A look at open source AI models
by Antone Gonsalves, Tech Target
An alternative to the massive generative AI models developed by major cloud providers AWS, Google and Microsoft are do-it-yourself options that enterprises can tailor to their needs.
Startups such as Cerebras Systems, Databricks and MosaicML hope to convince enterprises that they can get more bang for their buck with open source AI models that enterprises control and train with their own data to provide information to customers or help employees with specific tasks.
"If you believe you can provide an advantage with your data, you want to use an open source model and train it with your specific data," said Andrew Feldman, CEO of Cerebras, which builds computer systems and models for AI applications.
Drugmakers, financial services, academic researchers and government agencies have used AI for years. Generative AI changed the game by enabling text-based, humanlike responses to natural language queries.
The advancement promises to make AI accessible to everyone. Software developers can use it to generate code, salespeople can fine-tune email pitches, and marketing teams can craft better product descriptions. Also, employees can get answers to questions and summaries of documents and meetings.
Generative AI's potential for driving efficiency in business processes is why enterprises are intensely interested in the early-stage technology.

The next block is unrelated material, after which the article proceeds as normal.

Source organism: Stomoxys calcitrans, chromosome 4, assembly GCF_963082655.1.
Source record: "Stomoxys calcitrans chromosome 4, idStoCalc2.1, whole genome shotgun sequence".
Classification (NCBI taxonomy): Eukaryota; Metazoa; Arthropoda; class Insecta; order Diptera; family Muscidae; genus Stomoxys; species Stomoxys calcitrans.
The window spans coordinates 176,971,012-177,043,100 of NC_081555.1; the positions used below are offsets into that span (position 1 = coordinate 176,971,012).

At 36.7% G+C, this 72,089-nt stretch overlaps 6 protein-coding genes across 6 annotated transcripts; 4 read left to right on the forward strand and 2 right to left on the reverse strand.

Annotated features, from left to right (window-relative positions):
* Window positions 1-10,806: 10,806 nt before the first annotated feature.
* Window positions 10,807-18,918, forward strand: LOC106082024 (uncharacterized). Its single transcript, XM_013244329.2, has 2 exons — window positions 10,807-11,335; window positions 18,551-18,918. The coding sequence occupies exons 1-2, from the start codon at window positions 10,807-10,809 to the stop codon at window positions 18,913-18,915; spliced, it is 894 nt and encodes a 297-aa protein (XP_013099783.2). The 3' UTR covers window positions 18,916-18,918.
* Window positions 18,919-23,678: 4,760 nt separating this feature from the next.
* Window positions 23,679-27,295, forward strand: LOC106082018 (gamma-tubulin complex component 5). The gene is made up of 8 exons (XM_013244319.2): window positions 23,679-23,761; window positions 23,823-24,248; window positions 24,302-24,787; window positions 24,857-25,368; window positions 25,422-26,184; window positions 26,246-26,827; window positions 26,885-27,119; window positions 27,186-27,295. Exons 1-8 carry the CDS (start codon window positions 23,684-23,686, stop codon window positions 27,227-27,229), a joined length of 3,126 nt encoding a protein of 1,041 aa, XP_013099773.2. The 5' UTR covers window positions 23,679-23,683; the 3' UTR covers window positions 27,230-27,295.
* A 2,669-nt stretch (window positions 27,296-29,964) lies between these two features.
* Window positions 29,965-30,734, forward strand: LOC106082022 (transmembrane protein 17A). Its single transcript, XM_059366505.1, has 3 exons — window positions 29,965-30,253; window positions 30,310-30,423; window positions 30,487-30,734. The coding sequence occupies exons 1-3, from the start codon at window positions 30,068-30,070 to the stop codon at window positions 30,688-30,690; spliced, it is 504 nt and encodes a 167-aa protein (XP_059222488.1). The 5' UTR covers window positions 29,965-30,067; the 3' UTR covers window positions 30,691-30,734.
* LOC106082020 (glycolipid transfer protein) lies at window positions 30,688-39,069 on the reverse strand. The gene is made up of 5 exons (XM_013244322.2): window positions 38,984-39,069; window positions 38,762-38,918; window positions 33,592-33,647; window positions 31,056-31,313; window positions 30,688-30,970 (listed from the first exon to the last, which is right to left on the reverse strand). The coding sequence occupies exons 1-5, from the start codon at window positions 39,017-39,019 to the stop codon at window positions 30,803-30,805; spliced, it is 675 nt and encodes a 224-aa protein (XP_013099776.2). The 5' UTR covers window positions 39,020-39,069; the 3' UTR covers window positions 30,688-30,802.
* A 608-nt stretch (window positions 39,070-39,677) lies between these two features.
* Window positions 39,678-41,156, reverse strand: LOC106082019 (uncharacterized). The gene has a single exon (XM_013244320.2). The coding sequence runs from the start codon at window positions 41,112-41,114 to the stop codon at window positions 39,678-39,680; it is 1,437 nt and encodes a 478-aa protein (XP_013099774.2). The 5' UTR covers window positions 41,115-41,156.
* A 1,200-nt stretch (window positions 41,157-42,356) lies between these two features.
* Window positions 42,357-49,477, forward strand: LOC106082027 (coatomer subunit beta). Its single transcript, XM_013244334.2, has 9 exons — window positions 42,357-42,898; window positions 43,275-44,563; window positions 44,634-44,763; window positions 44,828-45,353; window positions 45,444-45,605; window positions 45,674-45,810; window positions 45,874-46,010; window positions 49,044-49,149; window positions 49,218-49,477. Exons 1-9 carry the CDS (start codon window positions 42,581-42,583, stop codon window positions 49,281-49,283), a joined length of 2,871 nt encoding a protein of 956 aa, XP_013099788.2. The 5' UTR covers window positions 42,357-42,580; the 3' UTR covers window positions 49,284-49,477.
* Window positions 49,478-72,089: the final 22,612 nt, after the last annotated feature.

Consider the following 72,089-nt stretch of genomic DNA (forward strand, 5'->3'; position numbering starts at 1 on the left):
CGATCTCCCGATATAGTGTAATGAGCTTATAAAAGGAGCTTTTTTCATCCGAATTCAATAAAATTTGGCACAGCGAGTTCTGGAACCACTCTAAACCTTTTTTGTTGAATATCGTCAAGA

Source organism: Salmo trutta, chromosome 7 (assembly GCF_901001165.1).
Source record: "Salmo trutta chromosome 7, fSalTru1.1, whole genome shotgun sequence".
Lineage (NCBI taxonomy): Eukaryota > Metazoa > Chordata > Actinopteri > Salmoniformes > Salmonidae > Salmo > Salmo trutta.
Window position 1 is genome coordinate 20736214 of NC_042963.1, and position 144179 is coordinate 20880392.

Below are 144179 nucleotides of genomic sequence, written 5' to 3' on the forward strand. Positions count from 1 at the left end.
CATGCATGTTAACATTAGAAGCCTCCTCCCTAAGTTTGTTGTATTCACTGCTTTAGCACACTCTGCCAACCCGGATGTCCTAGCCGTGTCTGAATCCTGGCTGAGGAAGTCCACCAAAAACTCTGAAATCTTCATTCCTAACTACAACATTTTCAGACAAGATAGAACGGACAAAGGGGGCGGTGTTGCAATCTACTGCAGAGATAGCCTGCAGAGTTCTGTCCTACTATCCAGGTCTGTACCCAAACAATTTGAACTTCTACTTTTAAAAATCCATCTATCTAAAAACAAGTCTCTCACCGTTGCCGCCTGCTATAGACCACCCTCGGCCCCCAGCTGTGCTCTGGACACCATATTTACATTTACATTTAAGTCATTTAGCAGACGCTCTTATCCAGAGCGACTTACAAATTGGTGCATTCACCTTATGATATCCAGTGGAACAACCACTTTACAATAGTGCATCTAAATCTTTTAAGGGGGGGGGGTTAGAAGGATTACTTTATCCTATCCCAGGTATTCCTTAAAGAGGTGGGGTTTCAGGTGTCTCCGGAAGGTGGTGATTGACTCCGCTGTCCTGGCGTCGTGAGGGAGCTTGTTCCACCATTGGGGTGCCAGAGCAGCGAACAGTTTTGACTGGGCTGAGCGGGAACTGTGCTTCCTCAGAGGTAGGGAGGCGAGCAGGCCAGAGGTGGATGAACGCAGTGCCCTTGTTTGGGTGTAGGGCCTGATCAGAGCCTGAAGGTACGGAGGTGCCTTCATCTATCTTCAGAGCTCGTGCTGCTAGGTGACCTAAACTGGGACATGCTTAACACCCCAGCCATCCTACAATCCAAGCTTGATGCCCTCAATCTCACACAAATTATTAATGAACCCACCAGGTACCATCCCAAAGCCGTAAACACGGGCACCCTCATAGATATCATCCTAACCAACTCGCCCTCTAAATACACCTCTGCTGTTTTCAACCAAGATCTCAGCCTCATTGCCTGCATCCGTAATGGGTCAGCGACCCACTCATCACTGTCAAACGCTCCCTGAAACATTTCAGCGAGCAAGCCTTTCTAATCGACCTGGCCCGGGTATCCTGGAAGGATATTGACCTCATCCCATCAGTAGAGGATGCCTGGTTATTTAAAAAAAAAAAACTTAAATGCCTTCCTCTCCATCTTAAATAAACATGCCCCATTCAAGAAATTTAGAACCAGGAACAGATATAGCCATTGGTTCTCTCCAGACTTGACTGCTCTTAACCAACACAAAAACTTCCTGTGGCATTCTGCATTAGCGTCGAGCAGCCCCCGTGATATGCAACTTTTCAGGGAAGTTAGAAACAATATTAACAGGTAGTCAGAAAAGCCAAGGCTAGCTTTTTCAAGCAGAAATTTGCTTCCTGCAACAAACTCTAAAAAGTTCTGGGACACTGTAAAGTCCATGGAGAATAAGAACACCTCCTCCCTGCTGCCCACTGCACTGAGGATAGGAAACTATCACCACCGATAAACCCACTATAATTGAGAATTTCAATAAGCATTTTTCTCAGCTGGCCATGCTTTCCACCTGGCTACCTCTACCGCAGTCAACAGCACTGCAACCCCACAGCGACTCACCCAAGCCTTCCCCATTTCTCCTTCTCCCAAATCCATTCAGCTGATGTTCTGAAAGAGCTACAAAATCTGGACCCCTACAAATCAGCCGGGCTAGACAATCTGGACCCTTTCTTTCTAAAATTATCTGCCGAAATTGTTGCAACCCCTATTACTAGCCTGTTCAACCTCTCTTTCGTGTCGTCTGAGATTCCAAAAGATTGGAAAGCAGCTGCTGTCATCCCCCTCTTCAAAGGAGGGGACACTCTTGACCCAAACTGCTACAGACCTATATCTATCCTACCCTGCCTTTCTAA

Cost of generative AI models
The cost of an in-house model will depend on the number of parameters used to train it and how quickly the system responds based on the number of users simultaneously submitting queries.
On-premises models at the low end will cost a few $100,000, so it's often cheaper for organizations that use them only occasionally to run them in the cloud, said Dylan Patel, an analyst at SemiAnalysis. However, companies that use models regularly could cut costs with on-premises systems while gaining more flexibility in deployment and customization.
WWT trained the generative AI models on 100 million to 3 billion parameters, which the company found could fit into the memory of typical on-premises hardware, excluding the RAM used by the GPU. By comparison, OpenAI used 175 billion parameters to train GPT-3.
WWT concluded that enterprises training models with 100 million to 6 billion parameters would also have to fine-tune them for specific tasks, such as text summarization, question answering and text classification, to get accurate responses and meet user expectations.
"The experiments and the results provide a rough guide of the kind of capabilities one can expect from open source models of small sizes," said Aditya Prabhakaron, WWT's data science lead.